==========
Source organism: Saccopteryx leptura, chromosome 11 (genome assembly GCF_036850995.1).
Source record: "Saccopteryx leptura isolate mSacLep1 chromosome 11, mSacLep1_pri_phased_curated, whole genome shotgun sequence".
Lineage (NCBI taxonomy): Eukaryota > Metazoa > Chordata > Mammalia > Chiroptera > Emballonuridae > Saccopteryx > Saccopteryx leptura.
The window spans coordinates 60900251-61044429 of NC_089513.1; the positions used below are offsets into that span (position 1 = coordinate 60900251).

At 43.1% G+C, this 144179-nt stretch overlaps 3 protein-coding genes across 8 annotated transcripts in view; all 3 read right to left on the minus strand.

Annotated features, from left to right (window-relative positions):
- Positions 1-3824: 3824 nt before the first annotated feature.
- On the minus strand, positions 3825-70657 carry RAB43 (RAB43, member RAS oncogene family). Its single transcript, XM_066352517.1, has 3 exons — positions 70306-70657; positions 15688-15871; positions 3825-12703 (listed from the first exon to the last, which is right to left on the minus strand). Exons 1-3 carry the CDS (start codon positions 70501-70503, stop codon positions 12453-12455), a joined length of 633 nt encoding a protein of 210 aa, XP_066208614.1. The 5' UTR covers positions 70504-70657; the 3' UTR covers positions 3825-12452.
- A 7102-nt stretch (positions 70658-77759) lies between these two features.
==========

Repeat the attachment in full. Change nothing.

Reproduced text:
Source organism: Saccopteryx leptura, chromosome 11 (genome assembly GCF_036850995.1).
Source record: "Saccopteryx leptura isolate mSacLep1 chromosome 11, mSacLep1_pri_phased_curated, whole genome shotgun sequence".
Lineage (NCBI taxonomy): Eukaryota > Metazoa > Chordata > Mammalia > Chiroptera > Emballonuridae > Saccopteryx > Saccopteryx leptura.
The window spans coordinates 60900251-61044429 of NC_089513.1; the positions used below are offsets into that span (position 1 = coordinate 60900251).

At 43.1% G+C, this 144179-nt stretch overlaps 3 protein-coding genes across 8 annotated transcripts in view; all 3 read right to left on the minus strand.

Annotated features, from left to right (window-relative positions):
- Positions 1-3824: 3824 nt before the first annotated feature.
- On the minus strand, positions 3825-70657 carry RAB43 (RAB43, member RAS oncogene family). Its single transcript, XM_066352517.1, has 3 exons — positions 70306-70657; positions 15688-15871; positions 3825-12703 (listed from the first exon to the last, which is right to left on the minus strand). Exons 1-3 carry the CDS (start codon positions 70501-70503, stop codon positions 12453-12455), a joined length of 633 nt encoding a protein of 210 aa, XP_066208614.1. The 5' UTR covers positions 70504-70657; the 3' UTR covers positions 3825-12452.
- A 7102-nt stretch (positions 70658-77759) lies between these two features.